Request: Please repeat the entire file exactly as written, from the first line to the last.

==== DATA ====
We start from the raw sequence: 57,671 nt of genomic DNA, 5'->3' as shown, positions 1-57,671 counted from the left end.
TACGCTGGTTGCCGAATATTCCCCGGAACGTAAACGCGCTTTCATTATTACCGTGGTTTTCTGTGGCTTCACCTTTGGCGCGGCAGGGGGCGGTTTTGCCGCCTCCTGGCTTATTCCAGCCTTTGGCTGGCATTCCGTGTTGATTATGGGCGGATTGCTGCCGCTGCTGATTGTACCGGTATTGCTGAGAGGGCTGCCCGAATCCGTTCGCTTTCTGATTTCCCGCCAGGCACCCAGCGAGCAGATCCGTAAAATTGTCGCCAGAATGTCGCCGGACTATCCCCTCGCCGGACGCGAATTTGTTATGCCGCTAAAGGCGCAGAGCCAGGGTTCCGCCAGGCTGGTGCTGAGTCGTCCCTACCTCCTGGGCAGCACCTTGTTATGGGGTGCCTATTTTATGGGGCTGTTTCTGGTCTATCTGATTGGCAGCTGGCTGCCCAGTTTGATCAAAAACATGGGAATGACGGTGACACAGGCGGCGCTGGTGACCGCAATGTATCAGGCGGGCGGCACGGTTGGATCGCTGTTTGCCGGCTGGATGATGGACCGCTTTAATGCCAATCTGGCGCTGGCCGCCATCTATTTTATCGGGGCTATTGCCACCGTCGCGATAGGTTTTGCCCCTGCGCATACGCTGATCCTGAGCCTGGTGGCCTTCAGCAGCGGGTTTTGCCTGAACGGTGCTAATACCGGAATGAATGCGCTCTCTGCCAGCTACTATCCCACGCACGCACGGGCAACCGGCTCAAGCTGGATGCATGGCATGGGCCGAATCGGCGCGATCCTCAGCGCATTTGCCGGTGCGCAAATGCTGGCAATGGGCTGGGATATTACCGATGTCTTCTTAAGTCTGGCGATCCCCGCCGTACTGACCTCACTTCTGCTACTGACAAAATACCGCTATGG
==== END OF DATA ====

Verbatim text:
We start from the raw sequence: 57,671 nt of genomic DNA, 5'->3' as shown, positions 1-57,671 counted from the left end.
TACGCTGGTTGCCGAATATTCCCCGGAACGTAAACGCGCTTTCATTATTACCGTGGTTTTCTGTGGCTTCACCTTTGGCGCGGCAGGGGGCGGTTTTGCCGCCTCCTGGCTTATTCCAGCCTTTGGCTGGCATTCCGTGTTGATTATGGGCGGATTGCTGCCGCTGCTGATTGTACCGGTATTGCTGAGAGGGCTGCCCGAATCCGTTCGCTTTCTGATTTCCCGCCAGGCACCCAGCGAGCAGATCCGTAAAATTGTCGCCAGAATGTCGCCGGACTATCCCCTCGCCGGACGCGAATTTGTTATGCCGCTAAAGGCGCAGAGCCAGGGTTCCGCCAGGCTGGTGCTGAGTCGTCCCTACCTCCTGGGCAGCACCTTGTTATGGGGTGCCTATTTTATGGGGCTGTTTCTGGTCTATCTGATTGGCAGCTGGCTGCCCAGTTTGATCAAAAACATGGGAATGACGGTGACACAGGCGGCGCTGGTGACCGCAATGTATCAGGCGGGCGGCACGGTTGGATCGCTGTTTGCCGGCTGGATGATGGACCGCTTTAATGCCAATCTGGCGCTGGCCGCCATCTATTTTATCGGGGCTATTGCCACCGTCGCGATAGGTTTTGCCCCTGCGCATACGCTGATCCTGAGCCTGGTGGCCTTCAGCAGCGGGTTTTGCCTGAACGGTGCTAATACCGGAATGAATGCGCTCTCTGCCAGCTACTATCCCACGCACGCACGGGCAACCGGCTCAAGCTGGATGCATGGCATGGGCCGAATCGGCGCGATCCTCAGCGCATTTGCCGGTGCGCAAATGCTGGCAATGGGCTGGGATATTACCGATGTCTTCTTAAGTCTGGCGATCCCCGCCGTACTGACCTCACTTCTGCTACTGACAAAATACCGCTATGG